How can I monitor what my child sees online?

Michele Borba
Monitoring what your child sees and how often he or she sees it is a smart way to make sure your child is safe against online predators and cyberbullies. Announce up-front that you will check online activity. Tell your kids to inform their friends as well. Just don’t tell your child when and how you will monitor online activity. When kids know that they are being monitored they are less likely to engage in risky behaviors. Monitoring means you are upfront from the start and are supervising with your child.

Set daily Internet time limits. Give Internet freedom based on the child’s past trustworthiness and age. Increase those limits slowly as you verify trust.

Keep computer in a public place. Block or minimize web accessibility on cell phones and iPads. One quarter of teens have Internet access in their bedroom. Remove it!

Take advantage of monitoring software. Internet service provider, your computer or special software can trail site visits, browser history monitor chats, IMs and emails, block visitations to inappropriate sites (such as hate sites, pornographic, questionable chat rooms) and email reports of online actions. Though tech-savvy teens can learn to get around controls and software is never 100 percent reliable, you can spot if online history is altered. If so, tell your teen your discovery and monitor closer. Be honest, tell your child that you have installed software. Just don’t divulge what kind!
Shawn Edgington

First, if you have a young child and you want to get them a phone, but don't want them to have access to the Internet, get them a "texting phone." These phones are perfect for texting and calls, but don't access the Internet or social networks.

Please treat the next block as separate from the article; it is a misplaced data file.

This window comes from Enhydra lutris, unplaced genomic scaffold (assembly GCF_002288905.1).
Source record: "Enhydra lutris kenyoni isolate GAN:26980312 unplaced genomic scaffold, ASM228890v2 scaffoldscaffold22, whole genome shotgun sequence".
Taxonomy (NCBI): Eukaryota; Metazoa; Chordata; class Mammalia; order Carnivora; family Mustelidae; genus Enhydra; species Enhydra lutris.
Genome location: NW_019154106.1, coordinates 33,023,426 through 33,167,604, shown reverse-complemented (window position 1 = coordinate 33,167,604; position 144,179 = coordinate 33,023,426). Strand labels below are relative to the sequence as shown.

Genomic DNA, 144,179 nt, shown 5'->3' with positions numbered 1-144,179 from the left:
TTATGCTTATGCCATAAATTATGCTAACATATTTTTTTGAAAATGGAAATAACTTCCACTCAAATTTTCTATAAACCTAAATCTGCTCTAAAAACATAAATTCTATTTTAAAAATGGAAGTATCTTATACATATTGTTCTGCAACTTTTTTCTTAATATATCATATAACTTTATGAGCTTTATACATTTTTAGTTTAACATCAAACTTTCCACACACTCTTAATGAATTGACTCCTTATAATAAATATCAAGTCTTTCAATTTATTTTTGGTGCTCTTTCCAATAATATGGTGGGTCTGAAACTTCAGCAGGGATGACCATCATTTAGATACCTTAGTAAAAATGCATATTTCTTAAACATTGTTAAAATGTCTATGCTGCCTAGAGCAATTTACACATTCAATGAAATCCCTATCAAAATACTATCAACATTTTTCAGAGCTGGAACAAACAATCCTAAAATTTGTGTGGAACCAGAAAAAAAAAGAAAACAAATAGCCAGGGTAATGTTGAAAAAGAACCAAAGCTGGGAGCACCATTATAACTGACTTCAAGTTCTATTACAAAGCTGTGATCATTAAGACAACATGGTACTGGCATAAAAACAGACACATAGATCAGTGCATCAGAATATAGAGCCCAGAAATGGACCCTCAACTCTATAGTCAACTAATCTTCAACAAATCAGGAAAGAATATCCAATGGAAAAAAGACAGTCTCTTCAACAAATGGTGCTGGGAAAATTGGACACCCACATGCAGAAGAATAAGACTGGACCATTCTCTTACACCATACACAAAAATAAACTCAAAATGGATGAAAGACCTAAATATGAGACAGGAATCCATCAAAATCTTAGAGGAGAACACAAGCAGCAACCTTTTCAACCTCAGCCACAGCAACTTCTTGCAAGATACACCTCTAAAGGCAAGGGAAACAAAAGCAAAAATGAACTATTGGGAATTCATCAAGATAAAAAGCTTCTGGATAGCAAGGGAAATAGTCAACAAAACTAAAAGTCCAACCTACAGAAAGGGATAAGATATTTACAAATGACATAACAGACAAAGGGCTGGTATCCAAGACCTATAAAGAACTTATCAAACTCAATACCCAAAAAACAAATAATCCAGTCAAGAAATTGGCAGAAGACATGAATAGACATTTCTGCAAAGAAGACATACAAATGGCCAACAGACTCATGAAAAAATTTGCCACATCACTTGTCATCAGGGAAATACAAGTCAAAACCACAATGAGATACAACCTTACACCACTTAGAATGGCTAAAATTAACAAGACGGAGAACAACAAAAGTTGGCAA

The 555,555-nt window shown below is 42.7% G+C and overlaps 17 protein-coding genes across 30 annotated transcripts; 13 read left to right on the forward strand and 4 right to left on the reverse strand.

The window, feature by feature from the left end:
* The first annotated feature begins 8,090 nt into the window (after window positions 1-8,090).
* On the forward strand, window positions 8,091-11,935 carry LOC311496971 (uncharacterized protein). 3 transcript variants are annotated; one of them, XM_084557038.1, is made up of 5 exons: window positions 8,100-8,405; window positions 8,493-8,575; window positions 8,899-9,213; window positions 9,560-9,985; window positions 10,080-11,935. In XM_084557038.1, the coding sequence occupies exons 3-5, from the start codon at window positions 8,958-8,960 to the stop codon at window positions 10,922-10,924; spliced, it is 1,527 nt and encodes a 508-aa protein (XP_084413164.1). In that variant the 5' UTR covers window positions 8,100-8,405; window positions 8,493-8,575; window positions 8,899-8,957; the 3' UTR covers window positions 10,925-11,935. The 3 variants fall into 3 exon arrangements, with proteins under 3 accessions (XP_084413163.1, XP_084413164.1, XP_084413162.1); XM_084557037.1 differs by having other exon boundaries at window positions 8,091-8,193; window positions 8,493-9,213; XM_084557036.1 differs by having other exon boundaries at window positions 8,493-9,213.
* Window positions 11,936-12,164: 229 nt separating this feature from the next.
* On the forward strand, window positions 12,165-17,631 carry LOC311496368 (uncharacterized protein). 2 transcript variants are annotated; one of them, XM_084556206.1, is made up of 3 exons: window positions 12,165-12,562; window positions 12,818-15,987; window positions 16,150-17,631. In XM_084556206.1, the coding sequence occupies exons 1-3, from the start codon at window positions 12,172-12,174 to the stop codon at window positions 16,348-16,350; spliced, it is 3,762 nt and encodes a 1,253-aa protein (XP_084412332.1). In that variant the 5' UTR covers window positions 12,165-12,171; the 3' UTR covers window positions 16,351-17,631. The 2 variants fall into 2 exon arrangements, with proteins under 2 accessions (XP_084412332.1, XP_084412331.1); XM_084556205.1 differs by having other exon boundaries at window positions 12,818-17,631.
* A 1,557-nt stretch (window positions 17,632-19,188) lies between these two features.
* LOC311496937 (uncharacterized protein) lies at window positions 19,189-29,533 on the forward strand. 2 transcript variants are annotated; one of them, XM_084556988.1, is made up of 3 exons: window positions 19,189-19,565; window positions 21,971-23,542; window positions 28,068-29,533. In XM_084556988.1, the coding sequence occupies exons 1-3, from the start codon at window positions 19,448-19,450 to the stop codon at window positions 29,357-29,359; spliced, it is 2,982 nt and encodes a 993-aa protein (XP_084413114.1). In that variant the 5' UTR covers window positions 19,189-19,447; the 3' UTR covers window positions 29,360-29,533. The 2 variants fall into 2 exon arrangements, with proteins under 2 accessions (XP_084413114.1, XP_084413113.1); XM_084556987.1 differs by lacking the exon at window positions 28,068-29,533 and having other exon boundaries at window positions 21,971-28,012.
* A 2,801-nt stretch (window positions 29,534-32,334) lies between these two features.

I like software that provides monitoring details using technology that calls out thousands of key words, phrases and lingo like does. This particular software is used by the US Marshals Office and The Department of Justice.  

You can also set yourself up as the administrator on the computer they use, and block whichever sites you don't want them to access

If you decide to monitor your child's Internet or cell phone activity, be sure to sit down with them first to explain why you're doing it.

In the end, it's all about pro-active communication, and lots of it all the time. 

Diana K. Blythe, MD
While there are many programs to filter the content your children see online, the best way the monitor their activity is to place the computer in a public portion of the house. They will be less likely to attempt a visit to the less savory sites if they know you may walk around the corner at any minute.
Christina Hibbert

Monitoring techniques such as placing the computer in a public location and installing software to block unwanted sites are valuable and necessary tools, but unfortunately in today's world, they're no longer enough.

Research shows that today's kids often first encounter unwanted internet material when they are at a friend's house or at a location other than their own homes. With handheld devices like iPods, iPads, & Smartphones, online gaming systems, and Wi-Fi everywhere you go, kids today have more constant access to the internet than ever.

The most important thing we parents need to do, in addition to monitoring our children's internet activities, therefore, is to teach our children how to monitor their own activities, and to help them feel comfortable coming to us if/when they come across anything inappropriate. Here are a few suggestions:

  • Teach your children about the dangers of the internet, including teaching about pornography, so they understand what is "ok" and what is not. Use language that is appropriate for their age.
  • Teach them what to do when they come across something inappropriate. Make it clear that they need to come to you or another adult and tell you about it.
  • Make sure they know that if they come to you they will not get in trouble. This is crucial in order to ensure trust between your child and you.
  • If your child tells you he/she has encountered inappropriate material, it's important to go find and remove it from your computer or handheld device. It's also important to discuss the experience with your child. This will help you understand what they have been exposed to, how they felt about it, and give you the best chance for intervention.

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Important: This content reflects information from various individuals and organizations and may offer alternative or opposing points of view. It should not be used for medical advice, diagnosis or treatment. As always, you should consult with your healthcare provider about your specific health needs.